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Anne's Kitchen: On the road: great friends, great food

 

Every time you use fresh shrimp, save the shells in a plastic container or bag in the freezer until you have accumulated enough to make a batch of shrimp stock. Anne Freeze of Columbus shares the recipe she uses — and sends notes from the road.

Every time you use fresh shrimp, save the shells in a plastic container or bag in the freezer until you have accumulated enough to make a batch of shrimp stock. Anne Freeze of Columbus shares the recipe she uses — and sends notes from the road. Photo by: foodnetwork.com

 

Anne Freeze

 

 

When this column appears, I'll be back home in Columbus, but as I write it I'm on Day 8 of a 10-day road trip. To remain true to the spirit of my column, I'll relate the trip as food memories. We drove to Athens, Georgia, on Day 1. I grew up in Athens and love to visit as often as possible. We spent the night with old friends, Lili and Harvey, and enjoyed fresh delights from their farm. I took Gulf shrimp with me and made shrimp and grits for Harvey (one of his favorites). I base my version on a recipe from Bill Neal's "Southern Cooking." He was the founder of Crook's Corner restaurant in Chapel Hill, North Carolina, now owned by the beloved chef Bill Smith.  

 

This style of the dish uses butter and lemon as the base for the sauce. No cream or tomatoes. I saute the shrimp in butter and remove them from the pan. Then I add lemon juice, Worcestershire sauce, hot sauce, scallions, garlic and chopped parsley, plus more butter if necessary. I surrounded the grits with sauteed cherry tomatoes from Lili's garden. A salad with her greens was all we needed to complete the meal.  

 

On Tuesday, we had lunch at one of my favorite places in town, Taqueria del Sol, which serves little street tacos. Then it was on to Pendleton, South Carolina, next to Clemson, to spend two nights with Peggy. Peggy and I go way back, to junior high school and Y camp. We've had many adventures that still bring laughter and tears as we remember them. Peggy grilled steaks served with roasted potatoes, tomatoes and asparagus. We used the leftovers the next night in a fabulous salad, adding quartered hard-boiled eggs. Peggy made French toast bread pudding for breakfast. It was delightful.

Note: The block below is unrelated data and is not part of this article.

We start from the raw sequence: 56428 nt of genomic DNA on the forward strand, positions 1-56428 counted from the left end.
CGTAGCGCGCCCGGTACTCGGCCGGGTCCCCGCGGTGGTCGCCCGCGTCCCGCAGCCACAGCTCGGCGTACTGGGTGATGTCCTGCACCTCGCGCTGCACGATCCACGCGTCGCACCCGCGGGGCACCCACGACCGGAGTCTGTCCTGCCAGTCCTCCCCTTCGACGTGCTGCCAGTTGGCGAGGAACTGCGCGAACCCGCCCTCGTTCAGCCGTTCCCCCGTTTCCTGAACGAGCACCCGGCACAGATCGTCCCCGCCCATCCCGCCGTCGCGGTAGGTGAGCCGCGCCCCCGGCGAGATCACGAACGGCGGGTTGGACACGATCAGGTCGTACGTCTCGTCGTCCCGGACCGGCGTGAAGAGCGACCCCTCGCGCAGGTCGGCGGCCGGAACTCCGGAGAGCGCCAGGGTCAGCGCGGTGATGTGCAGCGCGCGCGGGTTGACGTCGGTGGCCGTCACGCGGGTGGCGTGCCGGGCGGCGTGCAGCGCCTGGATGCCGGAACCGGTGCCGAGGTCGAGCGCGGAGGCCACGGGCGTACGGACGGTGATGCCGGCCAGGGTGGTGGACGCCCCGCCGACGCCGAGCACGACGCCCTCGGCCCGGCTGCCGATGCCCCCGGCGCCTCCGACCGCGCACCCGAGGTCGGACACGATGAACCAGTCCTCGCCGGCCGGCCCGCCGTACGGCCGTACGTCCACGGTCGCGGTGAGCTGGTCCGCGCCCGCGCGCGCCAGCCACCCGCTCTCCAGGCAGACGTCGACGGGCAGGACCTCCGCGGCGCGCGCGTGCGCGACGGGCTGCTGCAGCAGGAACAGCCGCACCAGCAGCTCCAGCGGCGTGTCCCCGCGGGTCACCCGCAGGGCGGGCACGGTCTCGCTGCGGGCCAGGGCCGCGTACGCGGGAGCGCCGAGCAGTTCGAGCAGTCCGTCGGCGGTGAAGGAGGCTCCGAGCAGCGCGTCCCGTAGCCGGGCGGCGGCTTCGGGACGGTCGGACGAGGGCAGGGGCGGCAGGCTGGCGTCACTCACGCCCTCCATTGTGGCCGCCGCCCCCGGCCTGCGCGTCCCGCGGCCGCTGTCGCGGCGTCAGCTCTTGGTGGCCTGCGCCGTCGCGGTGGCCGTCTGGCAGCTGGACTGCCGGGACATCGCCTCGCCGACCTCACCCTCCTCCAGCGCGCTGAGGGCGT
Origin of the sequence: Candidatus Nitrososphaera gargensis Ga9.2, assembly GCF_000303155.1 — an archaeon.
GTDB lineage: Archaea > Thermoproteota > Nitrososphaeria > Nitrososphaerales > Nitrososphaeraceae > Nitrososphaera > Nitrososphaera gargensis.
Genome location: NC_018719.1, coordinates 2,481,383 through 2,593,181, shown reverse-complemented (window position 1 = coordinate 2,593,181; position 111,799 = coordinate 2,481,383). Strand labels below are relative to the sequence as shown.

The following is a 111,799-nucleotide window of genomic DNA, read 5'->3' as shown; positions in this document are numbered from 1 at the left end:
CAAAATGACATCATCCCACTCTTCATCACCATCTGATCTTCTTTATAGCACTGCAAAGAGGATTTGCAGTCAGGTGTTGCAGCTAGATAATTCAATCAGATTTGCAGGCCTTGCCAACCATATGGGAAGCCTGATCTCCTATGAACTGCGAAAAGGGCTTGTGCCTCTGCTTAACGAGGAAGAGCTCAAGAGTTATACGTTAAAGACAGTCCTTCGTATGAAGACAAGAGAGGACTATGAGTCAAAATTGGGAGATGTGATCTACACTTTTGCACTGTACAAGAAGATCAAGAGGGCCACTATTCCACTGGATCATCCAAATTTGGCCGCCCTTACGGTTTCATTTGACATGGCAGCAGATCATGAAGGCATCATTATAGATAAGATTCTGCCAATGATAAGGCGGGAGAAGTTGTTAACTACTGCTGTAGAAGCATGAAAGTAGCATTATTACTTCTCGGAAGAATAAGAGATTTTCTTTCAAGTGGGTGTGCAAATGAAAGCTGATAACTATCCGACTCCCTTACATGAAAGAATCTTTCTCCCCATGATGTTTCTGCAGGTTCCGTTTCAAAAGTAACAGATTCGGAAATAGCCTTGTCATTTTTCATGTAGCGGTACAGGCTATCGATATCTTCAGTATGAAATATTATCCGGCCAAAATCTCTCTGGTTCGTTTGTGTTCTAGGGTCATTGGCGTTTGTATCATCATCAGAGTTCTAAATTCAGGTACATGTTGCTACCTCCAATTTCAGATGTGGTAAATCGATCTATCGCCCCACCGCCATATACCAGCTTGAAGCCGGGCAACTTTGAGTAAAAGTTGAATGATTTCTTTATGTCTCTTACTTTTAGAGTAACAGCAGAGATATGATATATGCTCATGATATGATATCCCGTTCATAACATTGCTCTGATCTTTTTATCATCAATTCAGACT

From Pendleton, we drove to Charlotte, North Carolina, where I attended a conference from Wednesday night through Saturday night. Food was decent. You can't do much more than chicken to feed 3,000 people. We did have one night off and had dinner with Helen, another lifelong Athens friend. She took us to BrickTop's, a chain of nine restaurants in Atlanta, Charlotte, Nashville, St. Louis and Palm Beach. It was good, but the company was better.  

 

We did find a great diner on our last morning in Charlotte before hitting the road again. An ample breakfast at the Midnight Diner was perfect to send us on to Greensboro, North Carolina, and Marsha. I've known Marsha since elementary school, but our friendship was sealed when her parents built a house a street over from ours. She could cut through the Hooten's yard, up a hill, through the bushes by our barn and be in our kitchen in two minutes. Even at night (no comment).  

 

In Greensboro, which is still ahead of us as I write, we'll stroll through Art in the Arboretum, have dinner out and catch up on life. Marsha has just presided for the 10th year over "Men Can Cook," a fundraiser for the Greensboro Women's Resource Center, and I look forward to hearing the details.  

 

From Greensboro, we have our longest leg, to Lookout Mountain, Tennessee, and Donna. Donna and I met in seventh grade, and I've brought along a note Randy Taylor gave Donna on the bus to give to me. Seems like yesterday. She says that she and Sam bought half a cow, so we'll have steak. Sam is a master griller and Terry always learns techniques when we visit.